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12 Year Old Love
I have always been a cynic when it came to dreams of true love on sight, especially when it came to teenagers. My boundaries ranged from “crushing from a distance”; however, a single encounter proved these ideas to be slightly hypocritical.
It had been a hot day on the beach at Croatia. We sat in the brilliant angry sun while we quietly chewed our ?evape (meat sausages). Our day was a slow one, ranging from swimming, sunbathing, and frolicking about on the streets behind us. At the time, there was only my brother and I, and we had been rather disagreeable that day.
My brother and I challenged each other to a quick swim to an adjacent shore nearby. The way there was easy, but along the way back, I noticed a sharp pain in my foot. Seeing that my brother was in the lead, I ignored it and thrashed my feet harder. We reached the shore promptly and walked back to the squished area where our parents sat in the sea of half-naked Europeans.
“Uh… Merima…” my brother started.
He was looking down at the warm sand where a bloody footprint laid.
My eyes traveled down to my foot where a large gash was visible. At the same time, a little boy of six years was screaming as his worry-stricken mother gripped on the spikes in his foot and pulled them out.
The Mediterranean Sea was full of ježove, sea urchins, which stuck to the rocks at the shallow ends. If one was to go snorkeling in the deeper end, as I had done years later, one would see the entire floor covered in moving prickly porcupines that ensured terrible pain if stepped on.
I cried there on the spot and pain-stakingly ran to my parents, assured that I had stepped on a jež and would need immediate surgery.
My mother, not surprised, calmly lifted my foot and told me, while laughing with relief after several moments of scrutiny, “You got lucky. You just scraped it on a sharp rock, Let it stop bleeding and go to the sea to allow the salt to clean it”.
I sourly sat and watched my brother with a group of children in the water. It was then I first spied Ahmed: a tall, brunette, skinny boy that, like me, was 12.
Later that evening, I fished with my brother, stupidly using a hook with four spikes that could never fit in the small mouth of the shallow fish we were ravenously hunting. I promptly proceeded to have the hook catch onto the thick wispy rope.
“Merima!” my brother whined. “That cost me two dinara!”
“That’s like a dollar…”
“But still… I don’t have any more dollars!”
The same boy approached us and smiled at me. Taken aback, I broadly smiled and stared at his dark brown eyes.
“I’ll get it out,” he assured us. My eyes could not move off him. But when 20 minutes passed by, we understood even our hero could not get us back the hook, fiercely embedding itself even further on the rope. Nevertheless, our group of 3 walked back on the street to find our parents. My brother and I never thought about why Ahmed, the boy, had remained with us with the day; we found out he was an orphan on a special trip to reward him for maintaining the highest marks in his school.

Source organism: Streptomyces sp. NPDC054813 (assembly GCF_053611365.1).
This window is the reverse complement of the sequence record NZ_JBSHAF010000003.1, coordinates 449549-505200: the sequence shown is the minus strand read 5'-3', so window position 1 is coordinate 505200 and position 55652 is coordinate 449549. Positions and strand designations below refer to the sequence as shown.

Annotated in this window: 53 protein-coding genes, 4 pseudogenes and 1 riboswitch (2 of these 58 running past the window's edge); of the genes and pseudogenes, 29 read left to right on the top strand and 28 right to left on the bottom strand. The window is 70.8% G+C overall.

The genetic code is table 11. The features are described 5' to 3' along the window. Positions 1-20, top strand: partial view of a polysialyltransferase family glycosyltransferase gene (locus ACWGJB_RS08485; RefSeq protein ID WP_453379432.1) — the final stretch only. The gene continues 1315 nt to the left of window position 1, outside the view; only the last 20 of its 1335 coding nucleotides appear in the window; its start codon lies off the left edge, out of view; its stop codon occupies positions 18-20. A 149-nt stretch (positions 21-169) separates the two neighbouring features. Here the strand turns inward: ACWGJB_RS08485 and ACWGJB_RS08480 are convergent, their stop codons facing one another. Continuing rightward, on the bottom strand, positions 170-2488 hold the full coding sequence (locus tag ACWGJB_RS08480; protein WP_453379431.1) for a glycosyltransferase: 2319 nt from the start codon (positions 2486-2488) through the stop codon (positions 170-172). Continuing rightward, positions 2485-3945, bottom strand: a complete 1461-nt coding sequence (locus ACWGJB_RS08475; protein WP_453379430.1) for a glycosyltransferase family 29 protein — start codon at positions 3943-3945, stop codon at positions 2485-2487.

The streets of Croatia were surprisingly romantic and dreamy. It’s cobble-stoned streets slanted downwards and small flickering lanterns surrounded us. Painters stood on front of shops, painting the illuminated Mostar Bridge that was the emblem of our country. Shops displayed goods made by tinkers and bakers. We stopped to watch one man pound his heavy black hammer onto the dusty anvil, creating in the process a thin metallic bracelet with a purple stone in the middle.
At silent intervals, Ahmed and I stole glances at each other, nervously laughing when we caught each other.
Within a few minutes, our group reached the small dock of parasailing ships where my parents stood, hand-in-hand, laughing. She turned around and giggled, telling my father something in a swift low tone.
My father called Ahmed, gently asking where he was from. Ahmed too was from Sarajevo, and several years later, I was told he lived in a public orphanage. Together, they walked to a dock with no boats and sat down to fish together. My brother shortly joined them while my mother and I walked down the warm streets.
“Cute boy you ‘fished’,” she laughed at her own joke.
I blushed and denied it all.
“He doesn’t have a family”.
“He’s siro?e. An orphan.”
“I know what it means,” I snapped.
“You should be his friends. His father was like your Baba: a soldier. He likes him, you know. They met earlier.”
“Oh…” I said.
We walked back over to the group, watching as my brother and Ahmed slyly threw out their fishing lines and yanked on each other’s poles. My father sat cross-legged, staring at the open waters.
I remember smiling at Ahmed, waiting for him to turn around so I could speak with him.
It was growing dark and cold now. The air was misty and cool to our ruddy red faces, flushed after that long hot day. My mother placed down a towel near the dock and beckoned for the three of us to sit. I sat between Ahmed and Kerim, aware of the awkward feelings between the three of us.
Ahmed shyly turned and murmured some joke I did not understand, but I laughed any way. I leaned towards him, a sudden move that even struck me as odd. He bashfully reached for my hand and placed on my palm a cool rubber ball that sparkled lights. Afraid, I refused the ball and gently pushed it back. He was first disappointed, but then smiled as he threw it into the water.
We intently watched as it gently sank, illuminating the sea with flashing pinks, red, and greens. Admiringly, I laughed and his hand came closer to mine. We both sad comfortably and smiled for the rest of the time we sat.
When I came back the next day, his bus had already left. I never saw him again.